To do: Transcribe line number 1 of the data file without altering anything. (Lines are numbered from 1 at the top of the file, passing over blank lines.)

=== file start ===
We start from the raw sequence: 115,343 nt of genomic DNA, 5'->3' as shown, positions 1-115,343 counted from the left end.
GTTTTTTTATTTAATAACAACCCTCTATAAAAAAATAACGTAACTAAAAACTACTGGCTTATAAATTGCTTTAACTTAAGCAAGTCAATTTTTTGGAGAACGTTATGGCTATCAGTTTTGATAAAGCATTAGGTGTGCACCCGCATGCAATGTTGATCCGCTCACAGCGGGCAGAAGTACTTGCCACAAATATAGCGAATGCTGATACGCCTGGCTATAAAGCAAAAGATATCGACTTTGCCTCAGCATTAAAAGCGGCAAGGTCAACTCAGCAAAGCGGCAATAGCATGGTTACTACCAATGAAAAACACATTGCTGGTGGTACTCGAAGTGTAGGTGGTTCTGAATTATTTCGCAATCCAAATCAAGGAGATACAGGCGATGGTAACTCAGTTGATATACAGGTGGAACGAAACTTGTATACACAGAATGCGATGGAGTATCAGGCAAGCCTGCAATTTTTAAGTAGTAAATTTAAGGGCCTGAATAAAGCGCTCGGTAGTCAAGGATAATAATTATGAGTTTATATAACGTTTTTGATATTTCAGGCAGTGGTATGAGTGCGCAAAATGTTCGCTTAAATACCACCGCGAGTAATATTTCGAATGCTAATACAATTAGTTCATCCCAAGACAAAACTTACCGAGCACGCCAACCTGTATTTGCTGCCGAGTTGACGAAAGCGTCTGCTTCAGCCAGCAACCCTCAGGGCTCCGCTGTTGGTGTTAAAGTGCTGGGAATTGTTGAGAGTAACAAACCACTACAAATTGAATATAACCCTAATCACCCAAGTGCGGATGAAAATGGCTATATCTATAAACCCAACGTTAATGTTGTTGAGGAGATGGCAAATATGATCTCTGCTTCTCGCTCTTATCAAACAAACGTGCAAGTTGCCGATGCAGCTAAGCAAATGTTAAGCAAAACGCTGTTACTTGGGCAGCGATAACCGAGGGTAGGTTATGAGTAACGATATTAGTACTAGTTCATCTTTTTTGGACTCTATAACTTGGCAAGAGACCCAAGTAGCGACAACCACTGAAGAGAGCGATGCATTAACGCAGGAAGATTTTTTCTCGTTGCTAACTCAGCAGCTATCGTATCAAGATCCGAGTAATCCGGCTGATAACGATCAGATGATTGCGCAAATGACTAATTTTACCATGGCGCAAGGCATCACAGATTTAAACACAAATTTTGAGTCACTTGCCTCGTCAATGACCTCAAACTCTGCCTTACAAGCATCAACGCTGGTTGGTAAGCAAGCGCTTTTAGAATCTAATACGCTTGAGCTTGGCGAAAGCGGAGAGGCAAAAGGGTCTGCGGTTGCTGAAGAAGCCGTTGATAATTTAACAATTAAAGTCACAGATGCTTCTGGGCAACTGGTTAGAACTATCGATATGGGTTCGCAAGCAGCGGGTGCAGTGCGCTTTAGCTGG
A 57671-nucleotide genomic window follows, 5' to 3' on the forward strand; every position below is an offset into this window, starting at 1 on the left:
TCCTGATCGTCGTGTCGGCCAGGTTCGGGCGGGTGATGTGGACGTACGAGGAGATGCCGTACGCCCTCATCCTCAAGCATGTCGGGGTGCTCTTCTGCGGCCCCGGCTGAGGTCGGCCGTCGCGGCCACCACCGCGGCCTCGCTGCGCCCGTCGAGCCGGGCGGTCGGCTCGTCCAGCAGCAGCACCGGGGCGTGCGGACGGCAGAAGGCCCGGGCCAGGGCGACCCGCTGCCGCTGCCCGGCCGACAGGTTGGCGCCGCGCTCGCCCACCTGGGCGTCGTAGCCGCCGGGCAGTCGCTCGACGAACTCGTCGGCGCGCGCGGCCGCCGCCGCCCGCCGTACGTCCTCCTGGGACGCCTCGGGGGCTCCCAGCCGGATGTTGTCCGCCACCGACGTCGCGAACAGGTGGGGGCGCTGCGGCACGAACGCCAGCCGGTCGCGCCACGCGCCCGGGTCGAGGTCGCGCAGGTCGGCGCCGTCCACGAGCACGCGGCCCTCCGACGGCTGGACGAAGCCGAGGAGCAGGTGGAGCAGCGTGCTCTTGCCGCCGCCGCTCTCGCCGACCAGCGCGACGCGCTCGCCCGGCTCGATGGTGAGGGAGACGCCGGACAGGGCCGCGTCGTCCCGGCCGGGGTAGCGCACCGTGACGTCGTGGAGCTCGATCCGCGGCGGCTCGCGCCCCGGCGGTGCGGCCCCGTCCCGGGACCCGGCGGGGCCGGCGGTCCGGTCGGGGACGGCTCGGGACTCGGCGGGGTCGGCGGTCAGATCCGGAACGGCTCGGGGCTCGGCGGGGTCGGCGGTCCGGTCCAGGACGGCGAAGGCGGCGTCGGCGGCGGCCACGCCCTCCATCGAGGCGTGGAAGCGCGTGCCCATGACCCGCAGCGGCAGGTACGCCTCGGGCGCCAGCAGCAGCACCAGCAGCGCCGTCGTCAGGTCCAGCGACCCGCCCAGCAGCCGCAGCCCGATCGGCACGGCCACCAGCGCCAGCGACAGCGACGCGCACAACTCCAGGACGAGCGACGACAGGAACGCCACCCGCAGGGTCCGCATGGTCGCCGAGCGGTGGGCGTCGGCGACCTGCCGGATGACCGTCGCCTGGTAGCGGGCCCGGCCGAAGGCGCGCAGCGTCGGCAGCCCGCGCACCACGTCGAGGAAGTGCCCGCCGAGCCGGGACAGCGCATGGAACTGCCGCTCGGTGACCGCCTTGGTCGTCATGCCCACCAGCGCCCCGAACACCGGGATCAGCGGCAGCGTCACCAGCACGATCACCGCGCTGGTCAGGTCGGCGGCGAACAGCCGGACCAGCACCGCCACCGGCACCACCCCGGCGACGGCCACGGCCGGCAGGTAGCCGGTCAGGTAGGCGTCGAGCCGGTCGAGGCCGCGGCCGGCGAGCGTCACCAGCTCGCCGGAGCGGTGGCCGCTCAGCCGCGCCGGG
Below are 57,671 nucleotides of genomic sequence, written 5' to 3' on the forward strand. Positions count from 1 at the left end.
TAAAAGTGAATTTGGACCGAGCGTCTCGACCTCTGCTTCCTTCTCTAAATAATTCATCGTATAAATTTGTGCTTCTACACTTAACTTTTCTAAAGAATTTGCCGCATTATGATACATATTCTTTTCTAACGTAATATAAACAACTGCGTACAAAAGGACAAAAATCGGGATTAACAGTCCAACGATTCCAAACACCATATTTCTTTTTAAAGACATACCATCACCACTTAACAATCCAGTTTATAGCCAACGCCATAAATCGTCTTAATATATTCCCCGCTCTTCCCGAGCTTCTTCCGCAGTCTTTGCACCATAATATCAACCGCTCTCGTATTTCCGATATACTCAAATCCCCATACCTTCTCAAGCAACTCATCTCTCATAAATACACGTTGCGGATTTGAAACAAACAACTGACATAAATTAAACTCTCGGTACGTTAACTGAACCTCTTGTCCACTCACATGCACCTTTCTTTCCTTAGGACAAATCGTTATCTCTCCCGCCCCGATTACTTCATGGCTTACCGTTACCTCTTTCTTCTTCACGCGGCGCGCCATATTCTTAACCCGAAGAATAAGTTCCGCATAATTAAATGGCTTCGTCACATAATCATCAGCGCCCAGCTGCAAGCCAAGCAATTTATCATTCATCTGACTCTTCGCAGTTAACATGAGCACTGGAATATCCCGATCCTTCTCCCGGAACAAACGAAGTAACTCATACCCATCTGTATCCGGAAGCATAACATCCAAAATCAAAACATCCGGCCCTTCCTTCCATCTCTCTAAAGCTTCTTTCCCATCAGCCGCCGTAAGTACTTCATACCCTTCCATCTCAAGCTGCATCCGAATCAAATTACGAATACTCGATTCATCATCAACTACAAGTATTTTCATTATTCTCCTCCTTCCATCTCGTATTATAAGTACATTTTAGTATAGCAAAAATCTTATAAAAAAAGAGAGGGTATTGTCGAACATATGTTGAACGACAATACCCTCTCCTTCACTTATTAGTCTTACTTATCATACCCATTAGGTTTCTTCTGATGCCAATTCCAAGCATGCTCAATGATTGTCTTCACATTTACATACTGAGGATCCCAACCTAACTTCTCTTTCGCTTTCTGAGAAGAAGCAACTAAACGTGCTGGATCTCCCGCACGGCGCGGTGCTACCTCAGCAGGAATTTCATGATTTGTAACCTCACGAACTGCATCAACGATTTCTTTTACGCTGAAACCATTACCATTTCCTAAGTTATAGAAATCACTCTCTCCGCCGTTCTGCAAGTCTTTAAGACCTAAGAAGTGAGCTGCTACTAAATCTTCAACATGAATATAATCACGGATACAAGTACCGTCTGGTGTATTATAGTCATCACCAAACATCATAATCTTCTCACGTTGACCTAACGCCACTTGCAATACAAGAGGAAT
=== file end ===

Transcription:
We start from the raw sequence: 115,343 nt of genomic DNA, 5'->3' as shown, positions 1-115,343 counted from the left end.